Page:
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Concrete, water, black paint.
Commissioned by K.A.I.R., Kamiyama, Tokushima Prefecture, Japan.

Souzou no mori, Fureai Park, Kamiyama, Japan, 2004.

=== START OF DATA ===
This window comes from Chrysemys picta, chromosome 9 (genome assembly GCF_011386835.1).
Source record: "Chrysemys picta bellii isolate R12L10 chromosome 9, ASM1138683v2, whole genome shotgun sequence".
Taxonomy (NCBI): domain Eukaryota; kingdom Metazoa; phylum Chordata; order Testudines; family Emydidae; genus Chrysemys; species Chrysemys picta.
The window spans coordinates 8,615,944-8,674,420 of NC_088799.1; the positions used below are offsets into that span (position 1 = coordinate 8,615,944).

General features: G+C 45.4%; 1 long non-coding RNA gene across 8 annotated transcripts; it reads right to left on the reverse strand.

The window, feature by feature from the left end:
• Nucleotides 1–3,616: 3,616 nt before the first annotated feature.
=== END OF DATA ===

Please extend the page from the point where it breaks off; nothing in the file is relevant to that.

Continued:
±1.618034 is a permanent sculpture installation located in the Souzou no Mori, Fureai Park, on the outskirts of Kamiyama. In this work utilising concrete and water, perhaps more than in the others of the series, one sees the return of the architect-builder in the artist’s work. Consisting of a cut-out cast-concrete logarithmic spiral platform containing water, and based on the Fibonacci Series, the prime function of this creative piece is to enable the spectator to equate its man-made geometry to the natural landscape of the site. Primarily an art work which incorporates nature into its surroundings, it also allows one to reflect on the hidden order of number, inherent in the generating grammar of its form. Specifically site-oriented, it also provides viewers with reflected images of Kamiyama’s "God’s Mountain". Because of its black-tinted reflective water surfaces, the piece brings into play not only the location, but also the people who visit it. Shinto-oriented in terms of its relationship to nature and place, it remains however a work which emanates from the essence of its mathematical proportions. Its beauty is realised through the harmony of Phi, and the aesthetic order and elegance it constantly generates and displays. Here Attard establishes a bridge between earth, sky, man and nature, and also a geographical connection between the isle of his origins and the site-specificity of the works location. This "spiral mirabilis" hints to its spectators, answers to man's ever enigmatic question of "where do we come from and where are we going?" With its water glimmering mirror surfaces evoking Ovid's Metamorphoses myth of Narcissus, the installation provides an inverted variety of static and kinetic symmetrical connotations, recalling the artist's 2003 Malta installation "Salina’s Lament", where the dialectics of image and reality were also expressed in profound poetic intensity. Attard's doubling of the real with the reflected in a Japanese setting provides a reference to the mirror, an important mythological symbol in the country's folklore, while also recalling mirror myths relating to the sun goddess Amaterasu.

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